Journalists, as authors of the contributions, i.e. the articles, in press publications, are essential in the press sector for providing reliable and quality journalistic content. By facilitating the online exploitation of press publications and making the enforcement of rights more efficient, the Directive will have a positive impact on them. And, in order to make sure that the journalists will benefit economically from the press publishers’ right, the Directive provides that they will receive an appropriate share of the revenues generated by it. By ensuring the sustainability of the press sector, the new right will foster plural, independent and high-quality media, which are essential for the freedom of expression and the right to information in our democratic society.

Does the new press publishers’ right also cover parts of press publications (so-called ‘snippets’)?

According to the text voted today by the European Parliament, the use of individual words and very short extracts of press publications does not fall within the scope of the new right. This means that information society service providers will remain free to use such parts of a press publication, without requiring an authorisation by press publishers. When assessing what very short extracts are, the impact on the effectiveness of the new right will be taken into account.

Does the new press publishers’ right affect individual users?

The Directive does not target individual users, but online uses of press publications by large online platforms and services, such as news aggregators. Internet users will continue to be able to share content on social media and link to websites and newspapers (acts of hyperlinking), just as it is the case today.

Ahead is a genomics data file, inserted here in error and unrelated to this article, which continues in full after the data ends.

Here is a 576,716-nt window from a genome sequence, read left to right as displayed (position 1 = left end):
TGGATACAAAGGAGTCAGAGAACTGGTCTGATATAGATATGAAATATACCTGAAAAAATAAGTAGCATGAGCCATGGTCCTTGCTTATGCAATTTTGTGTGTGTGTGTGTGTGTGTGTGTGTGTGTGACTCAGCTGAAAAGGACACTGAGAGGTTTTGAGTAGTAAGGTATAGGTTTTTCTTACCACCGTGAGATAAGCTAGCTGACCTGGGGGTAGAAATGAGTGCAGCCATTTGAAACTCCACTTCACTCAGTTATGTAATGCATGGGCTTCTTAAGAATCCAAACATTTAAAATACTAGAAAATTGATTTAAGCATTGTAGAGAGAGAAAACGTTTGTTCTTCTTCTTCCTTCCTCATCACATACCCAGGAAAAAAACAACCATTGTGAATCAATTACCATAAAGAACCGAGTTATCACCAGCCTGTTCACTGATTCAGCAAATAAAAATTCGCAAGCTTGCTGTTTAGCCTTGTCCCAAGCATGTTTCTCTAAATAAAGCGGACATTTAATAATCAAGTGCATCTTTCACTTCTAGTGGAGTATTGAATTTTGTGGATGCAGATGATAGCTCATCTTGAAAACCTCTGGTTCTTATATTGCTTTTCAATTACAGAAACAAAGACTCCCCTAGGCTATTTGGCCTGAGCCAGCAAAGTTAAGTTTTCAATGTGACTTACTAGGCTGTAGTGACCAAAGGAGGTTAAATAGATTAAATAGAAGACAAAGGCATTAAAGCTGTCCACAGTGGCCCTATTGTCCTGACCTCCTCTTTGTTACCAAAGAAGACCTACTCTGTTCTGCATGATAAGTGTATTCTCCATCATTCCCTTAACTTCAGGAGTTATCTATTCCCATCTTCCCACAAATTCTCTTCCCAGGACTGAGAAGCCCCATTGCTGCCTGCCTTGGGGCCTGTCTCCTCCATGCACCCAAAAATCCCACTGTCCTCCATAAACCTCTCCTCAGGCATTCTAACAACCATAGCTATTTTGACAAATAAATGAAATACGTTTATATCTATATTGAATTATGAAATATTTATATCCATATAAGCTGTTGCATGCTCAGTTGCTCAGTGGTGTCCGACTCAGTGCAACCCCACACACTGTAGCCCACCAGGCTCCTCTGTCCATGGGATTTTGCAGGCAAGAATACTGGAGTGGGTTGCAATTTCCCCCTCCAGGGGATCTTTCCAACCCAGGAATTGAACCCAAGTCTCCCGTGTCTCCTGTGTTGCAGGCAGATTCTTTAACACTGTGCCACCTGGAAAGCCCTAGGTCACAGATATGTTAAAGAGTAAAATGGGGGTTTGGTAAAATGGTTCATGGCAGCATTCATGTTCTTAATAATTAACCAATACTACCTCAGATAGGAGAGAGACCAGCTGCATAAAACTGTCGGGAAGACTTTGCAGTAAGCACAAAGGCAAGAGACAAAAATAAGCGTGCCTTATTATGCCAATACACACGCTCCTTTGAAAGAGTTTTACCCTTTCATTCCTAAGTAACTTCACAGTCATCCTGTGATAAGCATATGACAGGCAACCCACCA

Moreover, the acts of hyperlinking and the re-use of single words or very short extracts by online platforms and services will be excluded from the scope of the new right granted to press publishers of press publications.

How do the new copyright rules protect users and their freedom online?

The Copyright Directive,voted today by the European Parliament, protects freedom of expression, a core value of the European Union. It sets strong safeguards for users, making clear that everywhere in Europe the use of existing works for purposes of quotation, criticism, review, caricature as well as parody are explicitly allowed. This means that memes and similar parody creations can be used freely. The interests of the users are also preserved through effective mechanisms to swiftly contest any unjustified removal of their content by the platforms.

The new provisions on user-uploaded platforms will facilitate the conclusion of licences between commercial players and will contribute to improve the remuneration of creators.

To take one example: the new rules applicable to the use of press publications online will only apply to commercial services such as news aggregators, not to users. This means that internet users will continue to be able to share such content on social media and link to online newspapers.

Will the Directive impose uploading filters online?